Royalty Free vs. Really Free: logo with tag Imagine More

Royalty Free vs. Really Free

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Photo Credit: Pixabay

We've all downloaded software that has Agree and Disagree buttons. To complete your download, you have to click on the Agree button. If you click Disagree, you will lose the ability to install the software. Lengthy legal terms can tempt you to click Agree before you read them.

Like software downloads, many Internet stock photo galleries use similar buttons. They advertise their images as Royalty Free. There, too, the temptation is to click and continue. However, although the photos are Royalty Free they are not free. Look at upper-end galleries such as Getty Images, Corbis, or National Geographic.

You'll find that you can pay hundreds of dollars for a Royalty Free stock photo. Some galleries do offer less expensive images, but the terms of use vary with each price point.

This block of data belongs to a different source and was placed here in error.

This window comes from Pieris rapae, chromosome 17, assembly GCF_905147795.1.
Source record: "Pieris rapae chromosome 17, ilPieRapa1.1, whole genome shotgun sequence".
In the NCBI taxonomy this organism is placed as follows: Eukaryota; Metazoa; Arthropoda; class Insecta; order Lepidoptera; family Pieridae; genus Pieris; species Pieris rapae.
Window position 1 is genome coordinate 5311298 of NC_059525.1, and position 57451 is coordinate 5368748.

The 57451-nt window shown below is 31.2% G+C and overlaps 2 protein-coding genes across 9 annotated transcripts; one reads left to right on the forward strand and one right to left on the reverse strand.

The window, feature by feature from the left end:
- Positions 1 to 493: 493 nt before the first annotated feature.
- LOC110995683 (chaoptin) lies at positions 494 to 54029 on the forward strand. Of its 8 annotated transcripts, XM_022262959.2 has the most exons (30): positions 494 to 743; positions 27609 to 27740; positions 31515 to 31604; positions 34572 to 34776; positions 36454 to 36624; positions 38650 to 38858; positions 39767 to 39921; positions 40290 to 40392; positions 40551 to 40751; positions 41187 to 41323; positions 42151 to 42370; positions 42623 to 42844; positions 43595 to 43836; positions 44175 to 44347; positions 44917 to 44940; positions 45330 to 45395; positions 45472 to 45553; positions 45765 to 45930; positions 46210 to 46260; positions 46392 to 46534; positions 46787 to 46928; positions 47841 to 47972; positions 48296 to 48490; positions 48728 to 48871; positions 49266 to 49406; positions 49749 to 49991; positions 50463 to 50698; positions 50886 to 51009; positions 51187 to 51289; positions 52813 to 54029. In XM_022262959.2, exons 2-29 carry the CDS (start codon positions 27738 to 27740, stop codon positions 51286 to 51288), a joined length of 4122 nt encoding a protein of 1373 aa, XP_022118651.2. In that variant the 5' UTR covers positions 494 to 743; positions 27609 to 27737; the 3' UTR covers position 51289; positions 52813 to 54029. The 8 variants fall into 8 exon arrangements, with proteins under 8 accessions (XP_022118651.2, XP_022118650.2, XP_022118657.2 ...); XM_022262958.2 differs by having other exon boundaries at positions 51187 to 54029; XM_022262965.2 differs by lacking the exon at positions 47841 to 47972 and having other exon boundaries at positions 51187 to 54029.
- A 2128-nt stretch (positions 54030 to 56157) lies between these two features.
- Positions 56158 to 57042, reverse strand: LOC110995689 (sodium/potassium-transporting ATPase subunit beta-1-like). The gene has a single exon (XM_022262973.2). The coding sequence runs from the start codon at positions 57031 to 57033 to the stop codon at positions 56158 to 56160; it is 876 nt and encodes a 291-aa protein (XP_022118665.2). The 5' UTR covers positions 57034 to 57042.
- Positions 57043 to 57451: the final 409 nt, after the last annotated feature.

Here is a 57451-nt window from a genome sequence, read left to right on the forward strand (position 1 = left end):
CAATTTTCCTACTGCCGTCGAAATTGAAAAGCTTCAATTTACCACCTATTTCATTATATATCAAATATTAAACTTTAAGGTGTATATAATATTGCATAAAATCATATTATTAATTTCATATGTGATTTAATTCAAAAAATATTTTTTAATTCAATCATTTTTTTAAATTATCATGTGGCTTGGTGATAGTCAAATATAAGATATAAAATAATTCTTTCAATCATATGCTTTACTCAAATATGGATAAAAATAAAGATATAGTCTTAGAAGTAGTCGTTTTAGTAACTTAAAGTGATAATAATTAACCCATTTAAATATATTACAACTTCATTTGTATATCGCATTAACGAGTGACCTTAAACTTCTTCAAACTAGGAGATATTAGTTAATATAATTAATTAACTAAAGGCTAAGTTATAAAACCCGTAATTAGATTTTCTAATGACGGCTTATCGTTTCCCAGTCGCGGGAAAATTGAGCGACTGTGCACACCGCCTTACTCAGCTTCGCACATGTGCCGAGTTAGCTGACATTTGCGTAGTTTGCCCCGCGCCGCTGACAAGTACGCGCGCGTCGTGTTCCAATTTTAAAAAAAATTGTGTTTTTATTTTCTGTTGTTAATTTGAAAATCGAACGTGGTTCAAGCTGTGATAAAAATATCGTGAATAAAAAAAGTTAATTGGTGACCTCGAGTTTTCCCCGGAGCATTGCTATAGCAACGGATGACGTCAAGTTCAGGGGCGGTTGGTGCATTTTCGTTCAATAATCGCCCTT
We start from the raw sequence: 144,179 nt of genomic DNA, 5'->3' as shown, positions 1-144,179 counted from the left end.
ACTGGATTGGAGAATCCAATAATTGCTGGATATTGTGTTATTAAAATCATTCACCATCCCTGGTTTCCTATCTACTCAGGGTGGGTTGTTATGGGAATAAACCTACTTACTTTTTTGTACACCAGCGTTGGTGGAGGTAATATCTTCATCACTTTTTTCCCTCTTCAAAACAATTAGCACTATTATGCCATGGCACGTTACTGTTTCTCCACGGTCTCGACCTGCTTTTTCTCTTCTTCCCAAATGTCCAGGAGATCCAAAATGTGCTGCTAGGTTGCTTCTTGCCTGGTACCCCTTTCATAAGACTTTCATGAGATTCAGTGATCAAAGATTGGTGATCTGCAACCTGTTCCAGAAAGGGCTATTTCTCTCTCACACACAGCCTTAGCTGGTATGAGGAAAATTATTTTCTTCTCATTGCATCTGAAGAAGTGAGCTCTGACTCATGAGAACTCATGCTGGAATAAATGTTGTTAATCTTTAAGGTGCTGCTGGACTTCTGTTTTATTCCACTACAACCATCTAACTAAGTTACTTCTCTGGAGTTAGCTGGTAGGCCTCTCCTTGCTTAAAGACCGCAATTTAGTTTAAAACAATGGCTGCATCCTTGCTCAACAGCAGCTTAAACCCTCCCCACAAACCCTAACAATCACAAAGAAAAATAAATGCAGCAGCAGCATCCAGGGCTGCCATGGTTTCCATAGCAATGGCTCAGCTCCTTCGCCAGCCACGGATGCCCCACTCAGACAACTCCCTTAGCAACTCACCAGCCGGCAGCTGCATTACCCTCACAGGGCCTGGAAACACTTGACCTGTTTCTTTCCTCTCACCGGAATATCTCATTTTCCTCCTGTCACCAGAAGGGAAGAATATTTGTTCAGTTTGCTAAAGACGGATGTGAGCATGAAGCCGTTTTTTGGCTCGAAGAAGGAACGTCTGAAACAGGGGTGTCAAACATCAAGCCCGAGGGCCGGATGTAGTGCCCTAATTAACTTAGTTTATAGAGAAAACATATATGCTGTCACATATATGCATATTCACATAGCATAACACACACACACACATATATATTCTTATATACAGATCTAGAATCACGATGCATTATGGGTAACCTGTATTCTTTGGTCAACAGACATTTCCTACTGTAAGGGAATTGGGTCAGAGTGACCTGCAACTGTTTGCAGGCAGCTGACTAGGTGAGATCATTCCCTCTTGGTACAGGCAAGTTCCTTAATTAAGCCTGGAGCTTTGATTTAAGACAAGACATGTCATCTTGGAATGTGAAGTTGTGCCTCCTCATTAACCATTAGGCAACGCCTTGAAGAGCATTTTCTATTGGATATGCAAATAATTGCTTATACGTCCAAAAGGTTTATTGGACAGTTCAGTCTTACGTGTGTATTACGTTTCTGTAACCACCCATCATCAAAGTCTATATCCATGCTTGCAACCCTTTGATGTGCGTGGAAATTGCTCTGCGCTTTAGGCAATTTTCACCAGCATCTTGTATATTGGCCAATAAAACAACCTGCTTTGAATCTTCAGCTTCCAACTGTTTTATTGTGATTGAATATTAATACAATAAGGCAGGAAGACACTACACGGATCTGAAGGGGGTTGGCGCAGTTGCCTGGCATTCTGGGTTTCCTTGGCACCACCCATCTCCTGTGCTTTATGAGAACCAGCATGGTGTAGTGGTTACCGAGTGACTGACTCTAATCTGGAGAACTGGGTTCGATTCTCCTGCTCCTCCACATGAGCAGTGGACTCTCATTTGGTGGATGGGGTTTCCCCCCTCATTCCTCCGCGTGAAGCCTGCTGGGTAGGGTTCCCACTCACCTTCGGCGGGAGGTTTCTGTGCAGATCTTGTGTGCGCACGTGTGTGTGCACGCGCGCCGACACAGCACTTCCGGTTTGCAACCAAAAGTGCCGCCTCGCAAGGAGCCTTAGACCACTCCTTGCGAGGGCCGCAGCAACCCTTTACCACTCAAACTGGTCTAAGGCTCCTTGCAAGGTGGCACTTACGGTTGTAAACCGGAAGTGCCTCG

Likewise, some galleries do advertise free downloads. Still, terms of use may still include restrictions.

If you have to pay, what is Royalty Free?

Royalty Free galleries sell licenses to use their images. However, buying a license is not the same as purchasing the image.

A royalty is a per use payment to the holder of a patent, copyright, or other intellectual property. For instance, each time a TV station runs a program, it likely pays the producer for that presentation.

A Royalty Free license is a single payment that covers multiple uses of an intellectual property, within terms of use that the owner sets.

The bottom line: Royalty Free is not Really Free.

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